Rock, free and jazz influences play hide and seek throughout the other tracks with Termos slurring out a ney-resembling Middle Eastern mewl at one point and barely audible squeals at another or pecking out single notes that are doubled by Hijmans. For his part the guitarist uses his effects pedal to create organ-like chords, ricochets single strings for maximum bounce and flat picks behind the bridge for maximum sonics. To sum up: the disc is an altogether satisfying experience.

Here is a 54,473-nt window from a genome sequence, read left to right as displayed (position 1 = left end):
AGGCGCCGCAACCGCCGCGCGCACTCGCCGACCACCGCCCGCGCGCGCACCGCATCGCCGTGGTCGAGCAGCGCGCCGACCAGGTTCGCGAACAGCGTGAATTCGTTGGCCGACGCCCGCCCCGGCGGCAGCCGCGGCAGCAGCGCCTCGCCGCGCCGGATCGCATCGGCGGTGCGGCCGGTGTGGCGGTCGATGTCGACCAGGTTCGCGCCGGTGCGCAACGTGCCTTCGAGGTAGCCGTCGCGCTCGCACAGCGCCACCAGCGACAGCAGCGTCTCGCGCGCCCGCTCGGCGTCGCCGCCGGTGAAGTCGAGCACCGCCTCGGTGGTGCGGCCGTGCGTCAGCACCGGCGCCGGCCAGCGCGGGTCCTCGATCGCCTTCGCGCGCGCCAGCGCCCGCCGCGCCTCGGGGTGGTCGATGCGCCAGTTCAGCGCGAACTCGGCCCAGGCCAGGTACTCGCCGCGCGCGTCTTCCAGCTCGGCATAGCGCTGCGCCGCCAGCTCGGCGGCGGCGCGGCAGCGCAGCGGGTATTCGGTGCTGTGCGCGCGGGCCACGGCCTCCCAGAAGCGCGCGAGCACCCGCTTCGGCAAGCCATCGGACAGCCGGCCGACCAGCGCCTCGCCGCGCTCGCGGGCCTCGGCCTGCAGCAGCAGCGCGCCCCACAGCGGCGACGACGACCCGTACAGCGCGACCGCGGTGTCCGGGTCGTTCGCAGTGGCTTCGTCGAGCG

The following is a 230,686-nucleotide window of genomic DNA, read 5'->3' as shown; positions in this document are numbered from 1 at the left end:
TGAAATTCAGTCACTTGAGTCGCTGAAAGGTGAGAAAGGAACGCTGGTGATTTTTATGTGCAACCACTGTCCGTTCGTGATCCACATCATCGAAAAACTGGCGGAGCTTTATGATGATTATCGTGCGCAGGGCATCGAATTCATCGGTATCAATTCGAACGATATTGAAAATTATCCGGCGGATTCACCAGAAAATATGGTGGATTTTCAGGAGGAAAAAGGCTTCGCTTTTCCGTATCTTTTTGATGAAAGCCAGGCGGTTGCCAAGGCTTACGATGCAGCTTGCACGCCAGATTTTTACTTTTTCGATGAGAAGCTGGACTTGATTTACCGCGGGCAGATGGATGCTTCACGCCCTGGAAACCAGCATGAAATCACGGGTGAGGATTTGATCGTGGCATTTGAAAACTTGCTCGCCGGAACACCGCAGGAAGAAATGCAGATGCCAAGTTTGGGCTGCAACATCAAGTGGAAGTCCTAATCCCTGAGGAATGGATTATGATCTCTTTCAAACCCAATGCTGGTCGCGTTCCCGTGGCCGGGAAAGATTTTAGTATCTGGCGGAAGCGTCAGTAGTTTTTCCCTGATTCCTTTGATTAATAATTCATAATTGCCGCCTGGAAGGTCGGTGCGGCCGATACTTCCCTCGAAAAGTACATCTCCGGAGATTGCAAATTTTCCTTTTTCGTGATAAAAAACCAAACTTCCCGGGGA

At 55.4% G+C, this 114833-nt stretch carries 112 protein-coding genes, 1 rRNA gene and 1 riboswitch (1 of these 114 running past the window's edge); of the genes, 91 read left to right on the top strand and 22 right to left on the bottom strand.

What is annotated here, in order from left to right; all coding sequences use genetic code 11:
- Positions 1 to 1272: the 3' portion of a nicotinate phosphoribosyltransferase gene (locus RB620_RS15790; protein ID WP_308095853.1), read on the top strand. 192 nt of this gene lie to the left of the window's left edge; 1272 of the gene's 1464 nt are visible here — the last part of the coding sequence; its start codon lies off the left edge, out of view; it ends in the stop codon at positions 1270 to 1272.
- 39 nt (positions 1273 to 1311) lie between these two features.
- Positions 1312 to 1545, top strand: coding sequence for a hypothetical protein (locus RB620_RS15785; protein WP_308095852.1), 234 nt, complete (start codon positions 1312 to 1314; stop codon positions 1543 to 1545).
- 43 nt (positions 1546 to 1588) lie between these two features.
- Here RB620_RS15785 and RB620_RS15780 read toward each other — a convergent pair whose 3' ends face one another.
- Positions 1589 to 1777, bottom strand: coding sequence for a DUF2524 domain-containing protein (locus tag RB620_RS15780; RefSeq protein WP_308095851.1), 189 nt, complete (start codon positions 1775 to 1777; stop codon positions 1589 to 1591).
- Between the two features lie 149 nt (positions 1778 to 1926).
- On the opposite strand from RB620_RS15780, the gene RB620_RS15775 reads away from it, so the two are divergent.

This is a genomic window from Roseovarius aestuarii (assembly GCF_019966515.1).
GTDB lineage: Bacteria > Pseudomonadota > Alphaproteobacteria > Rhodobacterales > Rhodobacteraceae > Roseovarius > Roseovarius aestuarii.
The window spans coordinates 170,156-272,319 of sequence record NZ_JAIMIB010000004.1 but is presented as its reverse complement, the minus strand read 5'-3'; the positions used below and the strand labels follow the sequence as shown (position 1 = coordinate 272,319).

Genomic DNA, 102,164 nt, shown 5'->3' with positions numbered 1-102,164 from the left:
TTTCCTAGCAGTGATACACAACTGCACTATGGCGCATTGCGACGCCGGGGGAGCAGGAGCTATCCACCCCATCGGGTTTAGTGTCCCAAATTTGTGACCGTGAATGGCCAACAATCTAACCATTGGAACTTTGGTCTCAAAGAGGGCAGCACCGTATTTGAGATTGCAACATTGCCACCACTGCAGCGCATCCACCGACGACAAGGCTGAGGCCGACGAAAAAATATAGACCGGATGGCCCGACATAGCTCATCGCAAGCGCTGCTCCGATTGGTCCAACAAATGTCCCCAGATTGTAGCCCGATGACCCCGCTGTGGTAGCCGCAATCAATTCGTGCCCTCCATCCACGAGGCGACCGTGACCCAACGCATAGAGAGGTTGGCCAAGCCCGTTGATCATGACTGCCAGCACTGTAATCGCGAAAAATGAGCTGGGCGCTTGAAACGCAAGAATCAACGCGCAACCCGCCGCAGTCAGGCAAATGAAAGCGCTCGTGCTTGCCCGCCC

Its too bad the same cant be said for SESSSIONS VOLUME I since Mengelberg and Termos have a longer shared history. But true cooperative duo playing seems to take place only on a few selections of the CD, recorded almost exactly a year after VOLUME II. The most extended example of this is Hallo Misha dag Paul. Here Termos initial exposition of wavering multiphonics is met by strong, syncopated motion -- and a few vocal cries -- from the pianist. As the saxmans false fingering and trill subside into condensed tunelets, Mengelberg somehow foreshortens his output to create a celeste-like sound thats half processional and half swing. Soon Termos has adopted a smooth, legato tone -- with a few harsh accents -- wrapping itself around the piano lines and diminishing in tempo so that at one point he seems to be playing Smile. Unlike his usual stance, though, the pianist, Tatum-like, throws in a few too many notes to make the ballad exposition fully comfortable.